I forgot to mention that I disabled the egr valve, removing the connection between the egr valve and the exhaust, blocking the port opening between the egr valve and the intake manifold (if I remember right, did this some time ago), and removing a vacuum hose from the egr valve. The car had the missing problem for  years before I disabled the egr and disabling the egr didn't seem to affect the missing.

I can't really tell if only 1 cylinder or more than 1 cylinder is missing. The misses happen very fast and are somewhat intermittent.

When a miss happens, it is easy to hear it and I can feel the car lose power for a fraction of a second and the tachometer dips down and then back up very fast. In maybe a quarter of a second or even less, maybe a tenth of a second, not sure, the tach might fall from, say, 1800 rpm to 1200 rpm and rise back to 1800.

Another thing I didn't mention is that last week I tried high test gasoline. That also made no difference in the misfiring, although the car doesn't ping on a hot day under load anymore with that gas.

Misses definitely will happen between 1500 and 2200 or so rpm, so if that definitely rules out a vacuum leak, thanks for that info, it is one less thing to worry about.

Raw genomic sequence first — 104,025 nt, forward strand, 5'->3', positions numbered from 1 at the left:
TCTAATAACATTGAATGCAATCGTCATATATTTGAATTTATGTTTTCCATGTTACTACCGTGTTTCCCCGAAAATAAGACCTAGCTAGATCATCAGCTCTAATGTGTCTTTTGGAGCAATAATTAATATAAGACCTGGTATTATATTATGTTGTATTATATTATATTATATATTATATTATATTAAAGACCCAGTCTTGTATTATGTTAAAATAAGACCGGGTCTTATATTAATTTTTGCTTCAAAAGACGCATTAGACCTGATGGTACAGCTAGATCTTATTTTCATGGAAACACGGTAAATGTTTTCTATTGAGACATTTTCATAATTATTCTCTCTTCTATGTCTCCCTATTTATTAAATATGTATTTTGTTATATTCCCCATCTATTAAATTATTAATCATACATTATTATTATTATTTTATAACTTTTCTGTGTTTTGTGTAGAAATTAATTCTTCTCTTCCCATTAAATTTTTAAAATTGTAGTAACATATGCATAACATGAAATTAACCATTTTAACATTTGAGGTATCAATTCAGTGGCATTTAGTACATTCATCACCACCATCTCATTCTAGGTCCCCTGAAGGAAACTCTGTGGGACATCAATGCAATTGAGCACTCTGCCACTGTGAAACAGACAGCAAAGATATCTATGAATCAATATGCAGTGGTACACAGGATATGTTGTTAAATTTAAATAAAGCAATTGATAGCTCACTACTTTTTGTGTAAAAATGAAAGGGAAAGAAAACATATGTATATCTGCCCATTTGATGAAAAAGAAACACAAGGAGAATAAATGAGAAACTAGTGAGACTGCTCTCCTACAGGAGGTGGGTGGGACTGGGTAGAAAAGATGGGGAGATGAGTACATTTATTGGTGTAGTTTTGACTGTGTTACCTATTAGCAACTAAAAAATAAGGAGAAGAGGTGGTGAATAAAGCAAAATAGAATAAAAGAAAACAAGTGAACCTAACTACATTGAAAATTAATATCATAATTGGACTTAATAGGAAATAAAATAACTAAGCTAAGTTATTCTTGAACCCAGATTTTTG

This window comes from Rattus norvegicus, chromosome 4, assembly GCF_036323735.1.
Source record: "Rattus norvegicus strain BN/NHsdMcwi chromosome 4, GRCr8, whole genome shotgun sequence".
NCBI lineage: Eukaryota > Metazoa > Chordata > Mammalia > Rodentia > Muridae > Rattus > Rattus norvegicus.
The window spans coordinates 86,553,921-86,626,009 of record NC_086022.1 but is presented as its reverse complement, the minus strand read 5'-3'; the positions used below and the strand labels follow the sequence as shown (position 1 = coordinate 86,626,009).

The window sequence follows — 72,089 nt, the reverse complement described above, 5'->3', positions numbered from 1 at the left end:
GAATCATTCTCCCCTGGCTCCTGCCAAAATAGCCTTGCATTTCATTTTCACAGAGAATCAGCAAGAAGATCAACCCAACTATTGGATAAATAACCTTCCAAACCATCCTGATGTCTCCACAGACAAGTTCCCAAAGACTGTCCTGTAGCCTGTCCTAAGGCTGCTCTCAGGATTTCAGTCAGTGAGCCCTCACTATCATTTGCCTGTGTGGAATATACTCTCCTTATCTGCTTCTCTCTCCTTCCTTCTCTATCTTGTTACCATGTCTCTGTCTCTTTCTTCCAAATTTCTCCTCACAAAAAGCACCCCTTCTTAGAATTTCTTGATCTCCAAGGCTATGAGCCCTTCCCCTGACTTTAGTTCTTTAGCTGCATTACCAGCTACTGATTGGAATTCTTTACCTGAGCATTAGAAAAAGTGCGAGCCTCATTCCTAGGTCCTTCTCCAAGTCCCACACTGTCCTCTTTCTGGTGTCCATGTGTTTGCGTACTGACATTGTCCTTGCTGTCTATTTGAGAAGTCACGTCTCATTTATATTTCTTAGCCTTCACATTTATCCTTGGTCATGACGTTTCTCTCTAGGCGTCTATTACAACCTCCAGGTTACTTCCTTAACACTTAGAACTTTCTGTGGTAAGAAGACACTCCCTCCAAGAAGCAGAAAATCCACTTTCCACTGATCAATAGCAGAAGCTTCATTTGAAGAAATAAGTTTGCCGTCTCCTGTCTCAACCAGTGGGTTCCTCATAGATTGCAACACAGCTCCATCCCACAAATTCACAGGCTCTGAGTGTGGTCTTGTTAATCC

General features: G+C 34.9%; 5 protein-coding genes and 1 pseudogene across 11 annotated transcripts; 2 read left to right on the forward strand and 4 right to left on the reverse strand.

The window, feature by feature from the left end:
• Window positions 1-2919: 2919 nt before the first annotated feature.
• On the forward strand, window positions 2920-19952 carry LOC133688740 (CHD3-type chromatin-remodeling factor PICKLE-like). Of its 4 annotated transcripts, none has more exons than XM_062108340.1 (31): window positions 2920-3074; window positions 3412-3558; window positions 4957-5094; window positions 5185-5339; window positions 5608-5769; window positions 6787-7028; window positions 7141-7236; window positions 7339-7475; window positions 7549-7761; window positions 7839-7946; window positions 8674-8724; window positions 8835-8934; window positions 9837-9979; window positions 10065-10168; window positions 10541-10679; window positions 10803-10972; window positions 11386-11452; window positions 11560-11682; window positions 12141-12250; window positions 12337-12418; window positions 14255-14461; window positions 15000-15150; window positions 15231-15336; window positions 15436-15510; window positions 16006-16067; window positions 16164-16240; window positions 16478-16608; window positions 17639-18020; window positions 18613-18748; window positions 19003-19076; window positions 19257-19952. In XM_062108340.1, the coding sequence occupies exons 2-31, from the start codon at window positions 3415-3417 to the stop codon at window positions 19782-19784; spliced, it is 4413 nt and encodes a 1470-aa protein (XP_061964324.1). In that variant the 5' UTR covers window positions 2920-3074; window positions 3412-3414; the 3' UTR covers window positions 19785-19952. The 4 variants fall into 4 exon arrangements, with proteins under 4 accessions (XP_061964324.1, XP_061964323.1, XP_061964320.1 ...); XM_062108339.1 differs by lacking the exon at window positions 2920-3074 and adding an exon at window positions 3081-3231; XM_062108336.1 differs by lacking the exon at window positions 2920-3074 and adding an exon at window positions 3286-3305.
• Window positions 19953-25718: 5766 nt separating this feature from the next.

I've also in the past tried changing the timing all over the place and no timing change ever got rid of the misfiring although at times it made the engine run horribly as expected.

I've run out of parts to change and adjustments to make and I'm lost.
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mercuryln7
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Re: Looking for a Technician in New England
Reply #3 - Jun 18th, 2019 at 4:27pm
 
In the hopes it may help someone else, I'm going to tell you what the problem turned out to be.

The timing belt wasn't under enough tension.

When I changed a water pump and as part of that process I re-tensioned the timing belt, I noticed the missing problem went away. It has never returned & the engine has run fine for about 8 years now.

This was a very subtle problem and many of the better mechanics I know were unable to diagnose this problem. I diagnosed it by accident, but I'll take it any way I can get it!